We Can Teach Gifted Students to Write


Dear Dr. Sylvia:

It has been my pleasure to hear you speak at the National Association for Gifted Children and the Gifted Association of Missouri conferences and I am very interested in the topic of pencil anxiety. I am the lead teacher for gifted education and I am working to improve the education of the exceptionally gifted children in our district.

I am noticing a trend in the elementary age boys with 150+ IQ's who are unable to produce quality writing pieces both in situations with time constraints and when given unlimited time. The writing samples show bare minimum expectations and a lack of detail, when the child clearly knows more about the topic. They do not like to write and avoid it. How can I help them improve this skill which is so critical in their education? I have let them type, but they still produce minimal work. I would appreciate any suggestions or your ability to point me to other resources.


There aren't many boys with 150+ IQ, but the problem you're describing is one I hear repeatedly about many boys of high ability. It may well be that screens have taken over their childhood and prevented them from learning to express themselves in writing. Every generation has its own problems and while many generations of boys have struggled with "pencil anxiety", it seems more omnipresent for this generation than any other.

In addition to typing on the computer for all drafts of their writing, here are some suggestions for pencil anxious students:

  1. Begin encouraging writing with very young children. Have them write a sentence story about their pictures.

  2. For preschool boys, encourage them to draw numbered pictures and to color them so they learn pencil control early. Also, crafts and cutting and pasting are helpful for small muscle development. Girls often already love these activities and it's probably at least part of the reason they have fewer problems with later writing.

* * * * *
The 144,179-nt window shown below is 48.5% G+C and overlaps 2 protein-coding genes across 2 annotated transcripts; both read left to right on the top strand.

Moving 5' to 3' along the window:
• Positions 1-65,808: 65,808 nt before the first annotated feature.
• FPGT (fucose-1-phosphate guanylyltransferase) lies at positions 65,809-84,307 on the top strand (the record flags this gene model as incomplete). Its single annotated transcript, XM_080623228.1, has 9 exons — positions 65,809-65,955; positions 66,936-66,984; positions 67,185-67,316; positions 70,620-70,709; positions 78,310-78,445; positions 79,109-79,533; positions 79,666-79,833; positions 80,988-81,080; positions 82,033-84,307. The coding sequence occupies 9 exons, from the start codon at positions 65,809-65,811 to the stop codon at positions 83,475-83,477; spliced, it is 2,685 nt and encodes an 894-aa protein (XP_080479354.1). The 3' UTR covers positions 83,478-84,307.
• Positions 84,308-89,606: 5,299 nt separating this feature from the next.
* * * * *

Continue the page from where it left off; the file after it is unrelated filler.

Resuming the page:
3. Early experiences with writing family and classroom newsletters will give children the experiences of interviewing people, writing what they say and organizing their writing. Furthermore, they will think that being reporters is "cool".

  4. Use school, not homework time, for writing rough drafts. Writing journals daily can help them learn to express themselves in writing.

  5. Encourage students to write about their interests and passions. If they feel strongly about things, they're more likely to write more about them.

  6. Teachers can provide templates for organizing children's writing. In other words, a pattern of what to write for each paragraph and an approximation of how many sentences they should write can be helpful for kids who can't seem to get started, and even after they're started, don't seem to know how to organize their writing.

  7. Models of other children's good writing should be collected so that children can see what good student writing looks like.

  8. Very verbal children can speak their stories or articles into a microphone. Recording them will help them express themselves and make it easier to write what they've said. They may want to listen to themselves to help them recall their ideas, but that can be optional.

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